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Assessment: efficacy of transcutaneous electric nerve stimulation in the treatment of pain in neurologic disorders (an evidence-based review)

PainSci » bibliography » Dubinsky et al 2010
Tags: back pain, TENS, chronic pain, neurology, pain problems, spine, devices, treatment

PainSci commentary on Dubinsky 2010: ?This page is one of thousands in the bibliography. It is not a general article: it is focused on a single scientific paper, and it may provide only just enough context for the summary to make sense. Links to other papers and more general information are provided wherever possible.

This review of transcutaneous electric nerve stimulation (TENS) for neurologic disorders found that it showed benefit only in lower quality (class II) studies, and not even in all of those. When tested proper-like in better quality (class I) studies … nada. Thus TENS “is not recommended for the treatment of chronic low back pain.” I’m shocked.

~ Paul Ingraham

original abstract Abstracts here may not perfectly match originals, for a variety of technical and practical reasons. Some abstacts are truncated for my purposes here, if they are particularly long-winded and unhelpful. I occasionally add clarifying notes. And I make some minor corrections.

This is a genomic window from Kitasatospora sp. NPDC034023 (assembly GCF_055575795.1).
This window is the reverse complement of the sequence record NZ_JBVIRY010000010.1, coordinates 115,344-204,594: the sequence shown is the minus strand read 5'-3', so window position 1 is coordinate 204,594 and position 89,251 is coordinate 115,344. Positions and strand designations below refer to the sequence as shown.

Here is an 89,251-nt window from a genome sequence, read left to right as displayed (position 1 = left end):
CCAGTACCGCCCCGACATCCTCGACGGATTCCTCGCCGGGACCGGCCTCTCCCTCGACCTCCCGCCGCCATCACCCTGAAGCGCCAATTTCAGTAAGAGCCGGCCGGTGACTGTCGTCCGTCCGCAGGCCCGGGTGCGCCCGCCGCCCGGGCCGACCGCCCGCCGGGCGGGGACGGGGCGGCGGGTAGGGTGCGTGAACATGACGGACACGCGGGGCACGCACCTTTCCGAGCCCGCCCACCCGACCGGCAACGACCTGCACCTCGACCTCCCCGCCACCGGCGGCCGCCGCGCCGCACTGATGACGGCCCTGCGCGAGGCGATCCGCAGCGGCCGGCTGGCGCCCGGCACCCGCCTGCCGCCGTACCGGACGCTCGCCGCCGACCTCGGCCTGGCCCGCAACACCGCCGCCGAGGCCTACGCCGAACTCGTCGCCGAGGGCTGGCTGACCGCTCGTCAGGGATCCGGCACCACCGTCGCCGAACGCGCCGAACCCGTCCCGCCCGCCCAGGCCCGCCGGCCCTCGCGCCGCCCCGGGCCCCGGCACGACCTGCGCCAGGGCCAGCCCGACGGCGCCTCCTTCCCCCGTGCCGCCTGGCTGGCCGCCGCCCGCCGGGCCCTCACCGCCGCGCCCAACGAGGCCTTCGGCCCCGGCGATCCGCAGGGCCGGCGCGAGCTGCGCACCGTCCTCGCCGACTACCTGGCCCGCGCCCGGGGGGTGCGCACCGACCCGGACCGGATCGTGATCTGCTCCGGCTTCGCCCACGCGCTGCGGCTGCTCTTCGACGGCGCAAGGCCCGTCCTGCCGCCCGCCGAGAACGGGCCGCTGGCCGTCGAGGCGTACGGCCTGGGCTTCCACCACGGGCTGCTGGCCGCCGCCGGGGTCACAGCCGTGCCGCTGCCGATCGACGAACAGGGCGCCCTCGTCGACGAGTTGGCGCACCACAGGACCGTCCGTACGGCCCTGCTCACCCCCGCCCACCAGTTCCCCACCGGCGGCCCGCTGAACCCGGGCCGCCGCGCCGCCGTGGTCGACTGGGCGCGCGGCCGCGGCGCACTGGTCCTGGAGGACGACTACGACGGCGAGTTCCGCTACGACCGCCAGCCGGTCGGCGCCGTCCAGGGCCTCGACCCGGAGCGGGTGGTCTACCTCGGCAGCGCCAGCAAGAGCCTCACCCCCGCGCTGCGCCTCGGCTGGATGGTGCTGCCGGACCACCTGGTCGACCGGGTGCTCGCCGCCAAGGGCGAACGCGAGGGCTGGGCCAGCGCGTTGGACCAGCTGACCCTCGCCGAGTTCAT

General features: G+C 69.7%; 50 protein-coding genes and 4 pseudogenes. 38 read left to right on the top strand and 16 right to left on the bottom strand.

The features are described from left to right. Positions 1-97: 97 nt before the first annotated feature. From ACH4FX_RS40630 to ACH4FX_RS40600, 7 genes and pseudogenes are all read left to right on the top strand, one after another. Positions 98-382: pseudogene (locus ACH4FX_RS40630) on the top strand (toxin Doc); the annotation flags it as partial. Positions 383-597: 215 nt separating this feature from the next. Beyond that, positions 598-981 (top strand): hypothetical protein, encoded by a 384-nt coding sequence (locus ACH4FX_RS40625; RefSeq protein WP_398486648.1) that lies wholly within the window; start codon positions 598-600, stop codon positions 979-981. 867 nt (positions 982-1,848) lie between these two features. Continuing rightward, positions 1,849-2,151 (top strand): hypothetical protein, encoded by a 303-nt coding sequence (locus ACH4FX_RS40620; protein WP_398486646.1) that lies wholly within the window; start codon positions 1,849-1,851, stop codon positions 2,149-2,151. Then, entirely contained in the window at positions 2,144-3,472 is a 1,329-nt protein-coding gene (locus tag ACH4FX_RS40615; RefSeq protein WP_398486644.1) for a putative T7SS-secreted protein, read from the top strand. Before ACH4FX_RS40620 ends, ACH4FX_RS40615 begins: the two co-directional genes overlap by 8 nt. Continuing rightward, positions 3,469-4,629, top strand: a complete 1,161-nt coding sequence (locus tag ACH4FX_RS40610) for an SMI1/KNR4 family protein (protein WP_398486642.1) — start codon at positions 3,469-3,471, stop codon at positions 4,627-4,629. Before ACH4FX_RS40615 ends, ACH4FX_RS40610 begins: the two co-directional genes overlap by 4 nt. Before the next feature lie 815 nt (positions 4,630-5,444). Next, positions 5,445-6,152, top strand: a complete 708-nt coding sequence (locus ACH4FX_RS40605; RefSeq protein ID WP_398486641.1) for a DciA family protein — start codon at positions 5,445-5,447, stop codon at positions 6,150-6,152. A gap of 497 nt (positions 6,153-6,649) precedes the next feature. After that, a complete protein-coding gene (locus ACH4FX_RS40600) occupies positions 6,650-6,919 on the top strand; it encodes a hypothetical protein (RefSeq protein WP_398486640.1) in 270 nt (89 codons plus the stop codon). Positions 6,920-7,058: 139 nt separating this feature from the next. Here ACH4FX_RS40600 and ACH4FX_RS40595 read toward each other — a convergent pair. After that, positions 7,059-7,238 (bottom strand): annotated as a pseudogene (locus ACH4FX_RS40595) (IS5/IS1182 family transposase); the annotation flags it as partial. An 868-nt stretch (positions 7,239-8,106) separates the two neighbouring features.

OBJECTIVE: To determine if transcutaneous electric nerve stimulation (TENS) is efficacious in the treatment of pain in neurologic disorders.

METHODS: We performed a systematic literature search of Medline and the Cochrane Library from inception to April 2009.

RESULTS: There are conflicting reports of TENS compared to sham TENS in the treatment of chronic low back pain, with 2 Class II studies showing benefit, but 2 Class I studies and another Class II study not showing benefit. Because the Class I studies are stronger evidence, TENS is established as ineffective for the treatment of chronic low back pain (2 Class I studies). TENS is probably effective in treating painful diabetic neuropathy (2 Class II studies).

RECOMMENDATIONS: Transcutaneous electric nerve stimulation (TENS) is not recommended for the treatment of chronic low back pain (Level A). TENS should be considered in the treatment of painful diabetic neuropathy (Level B). Further research into the mechanism of action of TENS is needed, as well as more rigorous studies for determination of efficacy.

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